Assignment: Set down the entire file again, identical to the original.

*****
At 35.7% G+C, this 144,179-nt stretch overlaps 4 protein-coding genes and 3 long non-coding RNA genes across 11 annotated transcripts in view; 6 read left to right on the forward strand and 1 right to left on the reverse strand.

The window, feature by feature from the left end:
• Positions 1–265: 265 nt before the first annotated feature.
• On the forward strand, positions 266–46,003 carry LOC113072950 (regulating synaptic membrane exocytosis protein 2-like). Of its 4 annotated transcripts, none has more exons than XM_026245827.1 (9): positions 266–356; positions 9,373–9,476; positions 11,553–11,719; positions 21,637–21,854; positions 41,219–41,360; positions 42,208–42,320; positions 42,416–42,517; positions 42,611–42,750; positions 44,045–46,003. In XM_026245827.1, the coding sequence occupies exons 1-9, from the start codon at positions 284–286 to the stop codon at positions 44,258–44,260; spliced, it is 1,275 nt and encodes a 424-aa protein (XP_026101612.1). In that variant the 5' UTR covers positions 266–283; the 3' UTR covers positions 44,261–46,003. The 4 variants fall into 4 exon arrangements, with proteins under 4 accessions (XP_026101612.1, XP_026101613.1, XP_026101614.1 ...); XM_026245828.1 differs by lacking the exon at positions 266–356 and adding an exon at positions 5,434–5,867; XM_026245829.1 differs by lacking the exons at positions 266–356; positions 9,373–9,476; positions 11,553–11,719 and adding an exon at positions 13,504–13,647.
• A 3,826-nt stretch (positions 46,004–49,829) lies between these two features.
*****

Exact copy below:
At 35.7% G+C, this 144,179-nt stretch overlaps 4 protein-coding genes and 3 long non-coding RNA genes across 11 annotated transcripts in view; 6 read left to right on the forward strand and 1 right to left on the reverse strand.

The window, feature by feature from the left end:
• Positions 1–265: 265 nt before the first annotated feature.
• On the forward strand, positions 266–46,003 carry LOC113072950 (regulating synaptic membrane exocytosis protein 2-like). Of its 4 annotated transcripts, none has more exons than XM_026245827.1 (9): positions 266–356; positions 9,373–9,476; positions 11,553–11,719; positions 21,637–21,854; positions 41,219–41,360; positions 42,208–42,320; positions 42,416–42,517; positions 42,611–42,750; positions 44,045–46,003. In XM_026245827.1, the coding sequence occupies exons 1-9, from the start codon at positions 284–286 to the stop codon at positions 44,258–44,260; spliced, it is 1,275 nt and encodes a 424-aa protein (XP_026101612.1). In that variant the 5' UTR covers positions 266–283; the 3' UTR covers positions 44,261–46,003. The 4 variants fall into 4 exon arrangements, with proteins under 4 accessions (XP_026101612.1, XP_026101613.1, XP_026101614.1 ...); XM_026245828.1 differs by lacking the exon at positions 266–356 and adding an exon at positions 5,434–5,867; XM_026245829.1 differs by lacking the exons at positions 266–356; positions 9,373–9,476; positions 11,553–11,719 and adding an exon at positions 13,504–13,647.
• A 3,826-nt stretch (positions 46,004–49,829) lies between these two features.